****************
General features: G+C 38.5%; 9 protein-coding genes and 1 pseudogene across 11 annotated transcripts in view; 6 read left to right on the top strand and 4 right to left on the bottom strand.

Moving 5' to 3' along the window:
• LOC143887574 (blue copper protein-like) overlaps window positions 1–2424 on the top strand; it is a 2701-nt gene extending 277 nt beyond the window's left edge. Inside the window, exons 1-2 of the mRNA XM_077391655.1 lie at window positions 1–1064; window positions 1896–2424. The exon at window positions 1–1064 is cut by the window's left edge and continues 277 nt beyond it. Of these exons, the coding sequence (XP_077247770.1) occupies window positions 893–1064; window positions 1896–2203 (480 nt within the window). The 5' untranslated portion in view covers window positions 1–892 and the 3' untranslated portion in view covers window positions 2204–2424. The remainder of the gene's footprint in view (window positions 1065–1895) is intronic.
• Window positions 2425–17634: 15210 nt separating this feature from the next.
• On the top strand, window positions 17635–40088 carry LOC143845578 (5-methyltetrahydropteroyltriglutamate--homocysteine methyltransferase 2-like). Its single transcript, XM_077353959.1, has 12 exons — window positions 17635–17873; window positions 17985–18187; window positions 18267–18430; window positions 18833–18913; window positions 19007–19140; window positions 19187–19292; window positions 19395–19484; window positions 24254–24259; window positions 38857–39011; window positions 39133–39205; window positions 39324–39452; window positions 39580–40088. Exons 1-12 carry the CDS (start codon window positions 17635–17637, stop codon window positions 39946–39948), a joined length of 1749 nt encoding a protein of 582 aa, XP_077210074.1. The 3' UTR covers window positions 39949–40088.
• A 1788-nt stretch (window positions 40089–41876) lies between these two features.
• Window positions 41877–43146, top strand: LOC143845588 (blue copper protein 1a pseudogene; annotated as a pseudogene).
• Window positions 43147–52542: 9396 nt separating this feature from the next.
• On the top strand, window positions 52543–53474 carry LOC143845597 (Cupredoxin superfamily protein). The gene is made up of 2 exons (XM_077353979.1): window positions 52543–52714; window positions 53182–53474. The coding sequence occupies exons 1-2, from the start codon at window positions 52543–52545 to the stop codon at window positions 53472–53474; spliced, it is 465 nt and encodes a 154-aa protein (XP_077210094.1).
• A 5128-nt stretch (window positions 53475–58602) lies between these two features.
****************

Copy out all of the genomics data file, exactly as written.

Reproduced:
General features: G+C 38.5%; 9 protein-coding genes and 1 pseudogene across 11 annotated transcripts in view; 6 read left to right on the top strand and 4 right to left on the bottom strand.

Moving 5' to 3' along the window:
• LOC143887574 (blue copper protein-like) overlaps window positions 1–2424 on the top strand; it is a 2701-nt gene extending 277 nt beyond the window's left edge. Inside the window, exons 1-2 of the mRNA XM_077391655.1 lie at window positions 1–1064; window positions 1896–2424. The exon at window positions 1–1064 is cut by the window's left edge and continues 277 nt beyond it. Of these exons, the coding sequence (XP_077247770.1) occupies window positions 893–1064; window positions 1896–2203 (480 nt within the window). The 5' untranslated portion in view covers window positions 1–892 and the 3' untranslated portion in view covers window positions 2204–2424. The remainder of the gene's footprint in view (window positions 1065–1895) is intronic.
• Window positions 2425–17634: 15210 nt separating this feature from the next.
• On the top strand, window positions 17635–40088 carry LOC143845578 (5-methyltetrahydropteroyltriglutamate--homocysteine methyltransferase 2-like). Its single transcript, XM_077353959.1, has 12 exons — window positions 17635–17873; window positions 17985–18187; window positions 18267–18430; window positions 18833–18913; window positions 19007–19140; window positions 19187–19292; window positions 19395–19484; window positions 24254–24259; window positions 38857–39011; window positions 39133–39205; window positions 39324–39452; window positions 39580–40088. Exons 1-12 carry the CDS (start codon window positions 17635–17637, stop codon window positions 39946–39948), a joined length of 1749 nt encoding a protein of 582 aa, XP_077210074.1. The 3' UTR covers window positions 39949–40088.
• A 1788-nt stretch (window positions 40089–41876) lies between these two features.
• Window positions 41877–43146, top strand: LOC143845588 (blue copper protein 1a pseudogene; annotated as a pseudogene).
• Window positions 43147–52542: 9396 nt separating this feature from the next.
• On the top strand, window positions 52543–53474 carry LOC143845597 (Cupredoxin superfamily protein). The gene is made up of 2 exons (XM_077353979.1): window positions 52543–52714; window positions 53182–53474. The coding sequence occupies exons 1-2, from the start codon at window positions 52543–52545 to the stop codon at window positions 53472–53474; spliced, it is 465 nt and encodes a 154-aa protein (XP_077210094.1).
• A 5128-nt stretch (window positions 53475–58602) lies between these two features.